Paul Shinkman?

Q: Yeah, hi, sir. So just to follow up on that question, are there any new policies or new considerations against allowing Ukrainians to come to the U.S. for training because that might be seen as provocative to the Russians? So specifically that.

And then more generally, can you kind of talk -- you said -- you've been facing questions about U.S. troops training Ukrainians anywhere, whether that -- on a depot in Poland or on a base somewhere else in Europe. Can you sort of talk more generally about what kind of consideration is going into both those specific interactions, but also how you talk about them? Again, do you see that as being unnecessarily provocative toward Russia?

SENIOR DEFENSE OFFICIAL: So there's no policy decision about no longer bringing Ukrainian troops to the States. This group was here on a long-planned professional military education and training curriculum and they went home. They went home basically on time. We took advantage of a few extra days to get them some additional training, but there's no policy decision that we will no longer host PME for Ukrainians. It kind of follows that the Ukrainians are busy right now, and that they obviously will want as many hands on deck there in Ukraine -- pardon the naval language -- to fight this war. But there's been no policy decision that I'm aware of that would prevent them from coming to the United States. And it's not about whether that's provocative or not; there's just been no policy decision.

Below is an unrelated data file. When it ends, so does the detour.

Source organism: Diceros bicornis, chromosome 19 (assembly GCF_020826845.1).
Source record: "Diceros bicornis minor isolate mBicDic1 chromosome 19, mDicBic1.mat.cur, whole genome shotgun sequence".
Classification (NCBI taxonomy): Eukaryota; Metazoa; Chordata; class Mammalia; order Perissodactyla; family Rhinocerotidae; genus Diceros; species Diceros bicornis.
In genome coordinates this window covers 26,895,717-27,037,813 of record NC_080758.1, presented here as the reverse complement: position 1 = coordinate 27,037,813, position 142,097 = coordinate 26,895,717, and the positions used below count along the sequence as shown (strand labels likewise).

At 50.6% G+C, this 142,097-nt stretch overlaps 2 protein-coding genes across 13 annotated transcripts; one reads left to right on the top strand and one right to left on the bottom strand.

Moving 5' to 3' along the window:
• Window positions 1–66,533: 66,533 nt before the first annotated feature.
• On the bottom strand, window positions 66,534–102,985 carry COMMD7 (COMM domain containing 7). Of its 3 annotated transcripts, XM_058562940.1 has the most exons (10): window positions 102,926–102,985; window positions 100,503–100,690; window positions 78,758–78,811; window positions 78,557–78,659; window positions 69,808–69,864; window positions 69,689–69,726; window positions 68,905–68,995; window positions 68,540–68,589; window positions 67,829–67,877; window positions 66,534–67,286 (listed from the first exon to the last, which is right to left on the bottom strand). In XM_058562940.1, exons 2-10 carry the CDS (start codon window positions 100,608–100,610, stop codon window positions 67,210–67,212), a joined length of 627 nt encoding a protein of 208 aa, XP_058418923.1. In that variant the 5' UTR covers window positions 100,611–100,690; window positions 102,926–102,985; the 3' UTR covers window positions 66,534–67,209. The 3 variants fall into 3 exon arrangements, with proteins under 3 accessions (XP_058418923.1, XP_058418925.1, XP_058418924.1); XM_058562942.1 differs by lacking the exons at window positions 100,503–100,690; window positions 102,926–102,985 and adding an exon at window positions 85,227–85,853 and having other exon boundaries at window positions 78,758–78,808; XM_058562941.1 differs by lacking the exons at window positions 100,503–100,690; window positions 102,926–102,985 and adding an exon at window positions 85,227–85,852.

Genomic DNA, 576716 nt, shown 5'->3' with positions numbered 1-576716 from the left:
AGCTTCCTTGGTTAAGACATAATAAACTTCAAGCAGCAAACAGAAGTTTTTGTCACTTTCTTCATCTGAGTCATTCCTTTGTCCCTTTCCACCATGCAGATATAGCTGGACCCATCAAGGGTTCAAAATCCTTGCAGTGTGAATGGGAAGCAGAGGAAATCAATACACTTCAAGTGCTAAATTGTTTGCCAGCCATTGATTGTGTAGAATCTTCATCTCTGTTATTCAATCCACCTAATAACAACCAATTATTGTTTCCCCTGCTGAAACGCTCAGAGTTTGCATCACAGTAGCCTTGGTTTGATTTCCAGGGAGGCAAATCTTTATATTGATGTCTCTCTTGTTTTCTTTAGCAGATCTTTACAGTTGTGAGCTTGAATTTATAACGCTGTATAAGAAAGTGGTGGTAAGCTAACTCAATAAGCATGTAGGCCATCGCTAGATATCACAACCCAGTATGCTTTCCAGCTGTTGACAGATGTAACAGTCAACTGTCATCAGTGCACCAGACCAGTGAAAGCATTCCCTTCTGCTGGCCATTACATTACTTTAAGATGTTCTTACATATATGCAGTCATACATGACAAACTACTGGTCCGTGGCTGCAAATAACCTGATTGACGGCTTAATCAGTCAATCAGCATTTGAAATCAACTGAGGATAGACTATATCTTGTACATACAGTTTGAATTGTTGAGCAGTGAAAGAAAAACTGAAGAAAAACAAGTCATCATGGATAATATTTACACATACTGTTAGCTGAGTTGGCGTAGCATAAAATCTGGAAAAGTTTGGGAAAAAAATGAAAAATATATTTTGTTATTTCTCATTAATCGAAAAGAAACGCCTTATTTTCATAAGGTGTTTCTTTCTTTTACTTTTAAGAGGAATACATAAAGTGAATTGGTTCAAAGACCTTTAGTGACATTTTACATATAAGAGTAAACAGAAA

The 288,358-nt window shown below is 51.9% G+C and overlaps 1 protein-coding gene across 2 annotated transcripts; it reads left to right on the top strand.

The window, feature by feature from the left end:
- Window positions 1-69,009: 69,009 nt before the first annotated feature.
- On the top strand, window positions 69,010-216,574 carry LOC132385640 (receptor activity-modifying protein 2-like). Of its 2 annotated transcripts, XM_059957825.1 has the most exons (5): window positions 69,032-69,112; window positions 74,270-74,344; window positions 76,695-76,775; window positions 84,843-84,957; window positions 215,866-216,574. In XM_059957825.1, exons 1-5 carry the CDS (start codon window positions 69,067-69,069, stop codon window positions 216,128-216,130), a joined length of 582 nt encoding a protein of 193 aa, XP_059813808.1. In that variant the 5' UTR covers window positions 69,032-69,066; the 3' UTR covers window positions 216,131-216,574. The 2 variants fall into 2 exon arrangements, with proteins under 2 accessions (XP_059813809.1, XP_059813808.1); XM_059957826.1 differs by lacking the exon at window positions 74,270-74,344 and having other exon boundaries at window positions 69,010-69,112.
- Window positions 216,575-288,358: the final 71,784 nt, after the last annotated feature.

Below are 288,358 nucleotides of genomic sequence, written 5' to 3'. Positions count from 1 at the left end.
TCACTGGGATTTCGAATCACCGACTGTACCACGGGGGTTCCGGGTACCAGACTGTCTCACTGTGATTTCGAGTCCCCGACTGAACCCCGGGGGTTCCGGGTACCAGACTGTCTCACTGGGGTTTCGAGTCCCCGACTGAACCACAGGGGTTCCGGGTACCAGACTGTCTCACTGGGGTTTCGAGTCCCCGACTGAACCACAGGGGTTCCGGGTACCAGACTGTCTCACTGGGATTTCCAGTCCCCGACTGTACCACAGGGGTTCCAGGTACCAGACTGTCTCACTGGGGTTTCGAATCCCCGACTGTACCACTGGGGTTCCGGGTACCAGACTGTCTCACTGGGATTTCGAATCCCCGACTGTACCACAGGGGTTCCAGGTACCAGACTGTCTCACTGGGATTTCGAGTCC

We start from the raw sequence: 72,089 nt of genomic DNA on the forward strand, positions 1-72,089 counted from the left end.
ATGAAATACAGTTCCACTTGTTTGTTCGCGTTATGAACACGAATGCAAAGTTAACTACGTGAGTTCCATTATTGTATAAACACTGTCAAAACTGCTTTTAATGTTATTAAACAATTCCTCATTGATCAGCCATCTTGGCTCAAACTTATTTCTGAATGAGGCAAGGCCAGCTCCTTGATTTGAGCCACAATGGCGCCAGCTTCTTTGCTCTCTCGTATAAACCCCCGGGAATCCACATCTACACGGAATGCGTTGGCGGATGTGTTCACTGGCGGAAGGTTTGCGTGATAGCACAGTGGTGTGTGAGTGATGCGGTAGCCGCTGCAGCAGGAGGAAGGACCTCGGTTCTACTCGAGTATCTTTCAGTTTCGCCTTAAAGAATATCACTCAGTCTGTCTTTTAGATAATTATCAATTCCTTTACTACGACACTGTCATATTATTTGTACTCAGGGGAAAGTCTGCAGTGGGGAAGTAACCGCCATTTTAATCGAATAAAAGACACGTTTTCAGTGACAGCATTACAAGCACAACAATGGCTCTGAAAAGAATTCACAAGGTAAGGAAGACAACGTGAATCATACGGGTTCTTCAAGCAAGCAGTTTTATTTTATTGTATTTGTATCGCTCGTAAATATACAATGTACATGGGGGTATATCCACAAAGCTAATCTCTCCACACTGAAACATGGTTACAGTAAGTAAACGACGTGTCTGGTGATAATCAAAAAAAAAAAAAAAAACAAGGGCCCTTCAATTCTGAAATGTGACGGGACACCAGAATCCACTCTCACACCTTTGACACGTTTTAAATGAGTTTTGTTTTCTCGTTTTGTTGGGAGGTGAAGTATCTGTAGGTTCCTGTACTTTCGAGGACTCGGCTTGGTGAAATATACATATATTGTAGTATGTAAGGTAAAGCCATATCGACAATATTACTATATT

As for additional training on systems like the Switchblade, we are reviewing and thinking about and considering a number of different options for how we could manage to get more Ukrainians trained on that system. It's a small number of systems, as you know, but it's a new system that they're not familiar with, so of course, we're thinking about what the options might look like. But we've made no decisions about you know, exactly what that would look like, how long would it take, what -- where would it be, who would train. We're still working our way through that.

Q: I suppose my question is, why you need to specify that the Ukrainians who just left the U.S., that they were here as a part of a previously-planned training exercise, and that they arrived before the Russian invasion began?

SENIOR DEFENSE OFFICIAL: Because it’s a fact, and I want to be honest with you guys.

Courtney?

Q: That's not because of any concerns about how that might look to the Russians?